As Spain moves towards economic recovery, Madrid has emerged as one of Europe’s most dynamic centres for investment. A recent report from the OECD forecasts 1.6% growth for Spain in 2015, the first significant increase since the global economic recession began to bite more than five years ago.

Madrid is the capital of one of Spain’s 17 semi-autonomous regions and last year the Comunidad de Madrid, as it is known, reaffirmed its position as the country’s top destination for foreign investment. “In the 2008 to 2014 period, Madrid accounted for 66% of foreign investment in Spain,” says Rocío Güemes, director of the promotion agency Invest in Madrid. "The figure rose to 69% in the first half of 2014 and we consider this to be an excellent time to be looking at opportunities in Madrid.”

Advertisement

European launchpad

Ms Güemes’ sentiments are echoed by Madrid’s mayor Ana Botella, who highlights the city’s advantage as Spain’s transport and commercial hub. “Another factor that strongly influences decisions on investment is security. Madrid ranks as Europe’s third safest city, after Vienna and Copenhagen. To this I would add the importance of stability, taking into account the potential for political disruption in, for instance, Barcelona, following the failed bid to hold a referendum on Catalonian independence,” she says.

Ms Botella also points to the fact that Madrid acts as a European launchpad to a market of more than 500 million Spanish-speaking consumers in Latin America and the US. Indeed, Madrid airport handles one of every five European flights to Latin America. Airlines are increasingly recognising the importance of Madrid as a European transportation hub. Norwegian Air Shuttle, a commercial airline, has established a base of operations in Madrid, servicing the demand for flights between Madrid and cities in Norway, Sweden, Denmark, Germany, Poland and the UK.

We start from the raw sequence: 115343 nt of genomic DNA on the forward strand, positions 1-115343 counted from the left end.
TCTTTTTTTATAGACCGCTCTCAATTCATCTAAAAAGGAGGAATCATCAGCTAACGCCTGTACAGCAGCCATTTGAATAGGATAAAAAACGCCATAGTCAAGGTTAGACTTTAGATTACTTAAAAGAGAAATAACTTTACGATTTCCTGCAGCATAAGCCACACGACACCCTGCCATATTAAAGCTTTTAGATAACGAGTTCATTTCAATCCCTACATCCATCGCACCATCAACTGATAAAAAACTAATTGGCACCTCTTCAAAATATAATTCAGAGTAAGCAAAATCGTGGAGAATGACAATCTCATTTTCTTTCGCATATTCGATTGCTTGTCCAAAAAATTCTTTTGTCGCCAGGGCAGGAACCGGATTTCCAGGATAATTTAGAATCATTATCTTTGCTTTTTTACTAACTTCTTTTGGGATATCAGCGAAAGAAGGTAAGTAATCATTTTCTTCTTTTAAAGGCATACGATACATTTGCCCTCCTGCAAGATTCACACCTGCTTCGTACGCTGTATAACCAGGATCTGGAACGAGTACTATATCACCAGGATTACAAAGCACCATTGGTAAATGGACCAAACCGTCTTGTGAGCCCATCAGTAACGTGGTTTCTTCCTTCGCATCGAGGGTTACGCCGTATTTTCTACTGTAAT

Norwegian Air Shuttle chief executive Bjørn Kjos says: "We see major passenger potential from the main airport in Madrid and at the same time it is strategically important for Norwegian to have a base in the Spanish capital in light of our presence in the Spanish market and not least, in terms of our future plans”.

Madrid’s four-terminal international airport and its nearby Coslada dry port compensate for the landlocked city’s lack of a sea port, according to Ms Güemes. “Coslada has its own customs facilities and it is linked to all major sea ports by a high-speed rail network,” she says. “We have the world’s second largest high-speed rail system after Japan.”

Hi-tech priority

Invest in Madrid has identified five priority areas for investment, with hi-tech projects high on the list. One company to recognise Madrid’s advantage as a technology centre was UST Global, the US provider of IT services and solutions, which in 2014 set up its Spanish headquarters in the capital. The company plans to create 3000 jobs over a three-year period. Madrid is UST’s second European centre after London.

Former Mexican president and UST's Spain representative Vicente Fox says the group is recruiting engineering graduates, and adds that UST was attracted to Madrid because of its human capital. “Graduates come out of university with a good knowledge of English,” he says. Mr Fox believes Spain’s image in the US has changed dramatically. “In 2012 no one wanted to come here. Now US companies see it as an investment opportunity,” he says. A reflection of Madrid’s status as an IT centre is a Eurostat survey ranking the city second in the EU, behind Île-de-France, in the number of people in hi-tech jobs.